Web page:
19th-20th November 2011 - Melbourne, Australia
2010 will be remembered for many things, but from a cybercrime point of view we have seen an increasing amount of commoditisation of cybercriminal activities. This may surprise many people because in 2010, Stuxnet, a worm specifically written to target SCADA systems, became a significant factor in information security circles and this is certainly anything but a commoditised threat.
Real world threats that should worry every person responsible for the protection of systems against cybercriminals, and that is all of us, is that many of the threats we face have now become commodities and cybercriminals looking for soft targets. Many organisations would take this as a sign that they are not at risk, as they would not consider their environments a soft target. However, with complacency comes risk, and risk leads to opportunities for data compromise.
The analysis that we have done over the last four years across the many hundreds of cases we have investigated, as well as those provided to us by law enforcement agencies on two continents, leads us to believe that the vast majority of data breaches are not high technology movie plots. Typically, they are a series of small errors that provide enough opportunity for an attacker to gain access to the critical data. The key recommendations from the analysis in the DBIR revolve around a few simple factors. Firstly, many organisations do not really know where their critical data is located. If you do not know where your critical data is located it cannot be effectively protected. Huge numbers of attacks target data the victim is unaware they are storing. Secondly, really monitoring logs is a great way to reduce the chances of attackers from stealing large amounts of data from your organisation. Lastly, the information security basics, if done consistently everywhere, are sufficient to prevent a data breach in most cases.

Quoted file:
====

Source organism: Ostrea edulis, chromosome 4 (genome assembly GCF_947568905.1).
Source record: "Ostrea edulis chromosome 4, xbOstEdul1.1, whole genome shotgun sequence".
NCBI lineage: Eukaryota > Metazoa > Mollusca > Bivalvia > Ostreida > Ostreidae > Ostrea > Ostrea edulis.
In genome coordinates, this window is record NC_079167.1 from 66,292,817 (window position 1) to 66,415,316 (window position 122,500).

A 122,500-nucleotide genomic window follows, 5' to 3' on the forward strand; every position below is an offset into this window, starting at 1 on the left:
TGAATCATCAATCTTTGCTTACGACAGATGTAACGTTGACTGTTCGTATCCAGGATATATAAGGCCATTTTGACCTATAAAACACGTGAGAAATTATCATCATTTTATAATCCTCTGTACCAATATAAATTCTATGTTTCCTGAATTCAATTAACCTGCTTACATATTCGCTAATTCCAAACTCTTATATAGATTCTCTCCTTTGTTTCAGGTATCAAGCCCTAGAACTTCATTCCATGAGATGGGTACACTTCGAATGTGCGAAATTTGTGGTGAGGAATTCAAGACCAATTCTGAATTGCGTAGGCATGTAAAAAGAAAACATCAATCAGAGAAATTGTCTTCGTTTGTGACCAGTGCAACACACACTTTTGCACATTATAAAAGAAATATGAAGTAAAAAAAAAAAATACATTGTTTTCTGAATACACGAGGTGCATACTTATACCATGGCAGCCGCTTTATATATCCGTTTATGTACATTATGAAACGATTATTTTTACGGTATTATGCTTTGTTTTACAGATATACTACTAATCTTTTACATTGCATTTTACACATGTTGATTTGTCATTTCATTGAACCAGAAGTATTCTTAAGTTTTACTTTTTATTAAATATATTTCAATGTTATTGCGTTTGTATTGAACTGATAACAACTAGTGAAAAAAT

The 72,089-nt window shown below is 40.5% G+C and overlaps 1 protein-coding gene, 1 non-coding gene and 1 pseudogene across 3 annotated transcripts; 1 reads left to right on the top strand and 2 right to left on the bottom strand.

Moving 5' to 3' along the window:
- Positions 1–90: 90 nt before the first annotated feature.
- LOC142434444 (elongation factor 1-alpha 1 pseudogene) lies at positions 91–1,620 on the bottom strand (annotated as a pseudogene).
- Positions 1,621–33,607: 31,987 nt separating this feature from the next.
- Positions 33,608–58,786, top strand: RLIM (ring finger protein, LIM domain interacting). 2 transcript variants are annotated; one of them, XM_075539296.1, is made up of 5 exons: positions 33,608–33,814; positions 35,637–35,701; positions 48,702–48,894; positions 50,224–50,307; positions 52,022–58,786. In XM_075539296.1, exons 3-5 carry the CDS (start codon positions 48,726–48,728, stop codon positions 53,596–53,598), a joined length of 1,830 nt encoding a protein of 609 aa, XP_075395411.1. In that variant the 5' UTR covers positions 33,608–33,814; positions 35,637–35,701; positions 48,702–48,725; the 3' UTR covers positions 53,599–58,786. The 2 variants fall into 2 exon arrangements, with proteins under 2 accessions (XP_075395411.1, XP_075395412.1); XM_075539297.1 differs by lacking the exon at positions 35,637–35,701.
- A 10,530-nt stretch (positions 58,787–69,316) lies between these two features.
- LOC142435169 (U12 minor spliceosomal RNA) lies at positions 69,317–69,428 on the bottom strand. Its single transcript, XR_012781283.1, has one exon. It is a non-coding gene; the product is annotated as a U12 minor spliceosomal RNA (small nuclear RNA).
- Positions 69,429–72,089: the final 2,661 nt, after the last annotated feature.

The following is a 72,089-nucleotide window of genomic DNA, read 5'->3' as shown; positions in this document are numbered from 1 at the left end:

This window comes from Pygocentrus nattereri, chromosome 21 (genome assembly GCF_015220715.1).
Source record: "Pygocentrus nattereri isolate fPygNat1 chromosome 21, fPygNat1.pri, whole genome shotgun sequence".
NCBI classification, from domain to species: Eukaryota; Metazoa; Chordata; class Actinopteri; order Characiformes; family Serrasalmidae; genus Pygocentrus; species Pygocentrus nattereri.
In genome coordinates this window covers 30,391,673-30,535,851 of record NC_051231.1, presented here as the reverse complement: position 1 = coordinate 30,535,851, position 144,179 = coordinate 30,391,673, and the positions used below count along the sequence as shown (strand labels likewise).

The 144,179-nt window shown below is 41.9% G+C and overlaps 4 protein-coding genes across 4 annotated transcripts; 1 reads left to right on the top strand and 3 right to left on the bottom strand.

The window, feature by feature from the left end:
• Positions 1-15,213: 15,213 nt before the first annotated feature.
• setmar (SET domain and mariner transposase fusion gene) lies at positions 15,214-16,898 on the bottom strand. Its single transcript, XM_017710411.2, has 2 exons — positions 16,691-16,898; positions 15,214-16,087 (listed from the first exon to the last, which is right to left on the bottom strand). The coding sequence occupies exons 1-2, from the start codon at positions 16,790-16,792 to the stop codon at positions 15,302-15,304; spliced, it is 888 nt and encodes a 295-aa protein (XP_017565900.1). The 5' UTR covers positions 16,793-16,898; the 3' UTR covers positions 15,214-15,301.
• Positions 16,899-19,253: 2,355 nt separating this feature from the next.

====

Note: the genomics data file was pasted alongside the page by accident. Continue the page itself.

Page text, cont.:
Mark Goudie is the Verizon Business managing principal for Investigative Response in Asia/Pacific and brings more than 20 years experience in IT to this role. He specializes in computer forensics, incident response, and e=Discovery and has held this role since 2007.
In 2005 and 2006, Goudie was a member of the SANS (SysAdmin, Audit, Network, Security) Institute expert panel that identifies the top 20 Internet security threats to business and organizations. The institute operates the Internet's early warning system, known as the Internet Storm Center, and collects, researches and maintains documents about Internet security.
He is a joint author of the Verizon Business Data Breach Investigations Report and is a regular speaker at industry conferences including AusCERT, OWASP, PCI DSS, Ruxcon, and the INTERPOL Information Security Conference.